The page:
"I don't cut coupons," says Coursey, "but I'll use every discount I can."

To pay for travel, for example, Coursey uses credit cards to accumulate frequent flyer miles. That usually lands the pair free upgrades to first class, important "because I'm an 'aerophobe.' I hate flying," he says.

The couple patronizes Holiday Inn hotels whenever convenient because they're members of the chain's Priority Club. That gives them discounts, free upgrades, and late check-out privileges.

They often choose to buy expensive, high quality consumer goods, believing it saves money in the long run. For instance, their new vacuum, a Dyson, cost them $400. "I got tired of buying cheap ones that didn't work well and broke down quickly."

The couple has chosen not to have children and Tallahassee is a very reasonably priced part of the country. They can indulge themselves without busting their budget. High end dinners out, "cost only about $30 a person," says Coursey. "We usually pay less than $25."

They did spend nearly $380,000 for the house four years ago – expensive for a town where the median house sale price hit $147,000 only this past quarter – but they got a lot of value.

The developer used theirs as the model home for the development, so it was furnished and designed by a pro. Coursey and Patterson got the benefit of the designer's talents plus they paid a bit extra to get the furniture thrown in, making the deal even sweeter.

Coursey says they put down about $90,000 (saving the 2 percent private mortgage insurance charge) and figures his home equity amounts to about $160,000.

The couple put away $12,000 a year toward retirement and have amassed savings and other accounts of more than $250,000.

So they are well on their way to millionaire status. Their bottom line already totals $440,000, which does not include the value of their defined benefit retirement plans from work.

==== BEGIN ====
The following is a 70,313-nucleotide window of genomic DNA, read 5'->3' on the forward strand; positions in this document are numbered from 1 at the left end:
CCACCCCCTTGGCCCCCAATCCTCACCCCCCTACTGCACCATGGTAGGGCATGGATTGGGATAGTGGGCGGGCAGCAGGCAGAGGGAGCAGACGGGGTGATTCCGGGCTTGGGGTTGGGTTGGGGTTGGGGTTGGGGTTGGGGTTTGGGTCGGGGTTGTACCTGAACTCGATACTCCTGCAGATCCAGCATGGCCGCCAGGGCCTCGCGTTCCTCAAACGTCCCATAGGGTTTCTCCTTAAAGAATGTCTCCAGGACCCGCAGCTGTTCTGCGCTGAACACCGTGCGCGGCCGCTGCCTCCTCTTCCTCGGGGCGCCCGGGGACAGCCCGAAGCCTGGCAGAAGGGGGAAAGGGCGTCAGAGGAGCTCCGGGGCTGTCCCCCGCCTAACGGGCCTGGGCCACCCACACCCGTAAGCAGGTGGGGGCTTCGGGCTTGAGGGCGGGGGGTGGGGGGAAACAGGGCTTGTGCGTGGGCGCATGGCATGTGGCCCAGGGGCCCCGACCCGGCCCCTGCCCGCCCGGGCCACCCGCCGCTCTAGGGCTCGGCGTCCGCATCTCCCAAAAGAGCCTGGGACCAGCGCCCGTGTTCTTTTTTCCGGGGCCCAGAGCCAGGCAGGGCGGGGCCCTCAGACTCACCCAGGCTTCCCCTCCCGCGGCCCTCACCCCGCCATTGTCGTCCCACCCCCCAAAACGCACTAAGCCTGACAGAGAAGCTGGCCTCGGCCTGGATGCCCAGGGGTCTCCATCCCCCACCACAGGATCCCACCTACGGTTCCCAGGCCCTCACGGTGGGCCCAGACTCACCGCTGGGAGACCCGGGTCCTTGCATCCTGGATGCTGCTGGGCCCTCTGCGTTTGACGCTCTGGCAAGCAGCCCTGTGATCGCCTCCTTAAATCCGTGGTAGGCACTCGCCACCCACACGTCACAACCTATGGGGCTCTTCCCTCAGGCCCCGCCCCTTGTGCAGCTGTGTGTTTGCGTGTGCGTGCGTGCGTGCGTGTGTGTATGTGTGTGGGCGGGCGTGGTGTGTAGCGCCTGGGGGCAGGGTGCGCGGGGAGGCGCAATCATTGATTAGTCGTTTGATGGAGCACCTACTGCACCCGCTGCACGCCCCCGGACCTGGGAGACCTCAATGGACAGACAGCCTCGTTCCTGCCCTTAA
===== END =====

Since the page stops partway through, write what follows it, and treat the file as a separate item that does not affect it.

They keep about $60,000 liquid and their other investments consist mostly of stock funds.

Other than their mortgage, they live debt-free.

It's part of the discipline they employ to live well and wisely.  Top of page




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Most stock quote data provided by BATS. Market indices are shown in real time, except for the DJIA, which is delayed by two minutes. All times are ET. Disclaimer.

Morningstar: © 2014 Morningstar, Inc. All Rights Reserved.

Factset: FactSet Research Systems Inc. 2014. All rights reserved.

Chicago Mercantile Association: Certain market data is the property of Chicago Mercantile Exchange Inc. and its licensors. All rights reserved.

Dow Jones: The Dow Jones branded indices are proprietary to and are calculated, distributed and marketed by DJI Opco, a subsidiary of S&P Dow Jones Indices LLC and have been licensed for use to S&P Opco, LLC and CNN. Standard & Poor's and S&P are registered trademarks of Standard & Poor’s Financial Services LLC and Dow Jones is a registered trademark of Dow Jones Trademark Holdings LLC. All content of the Dow Jones branded indices © S&P Dow Jones Indices LLC 2014 and/or its affiliates.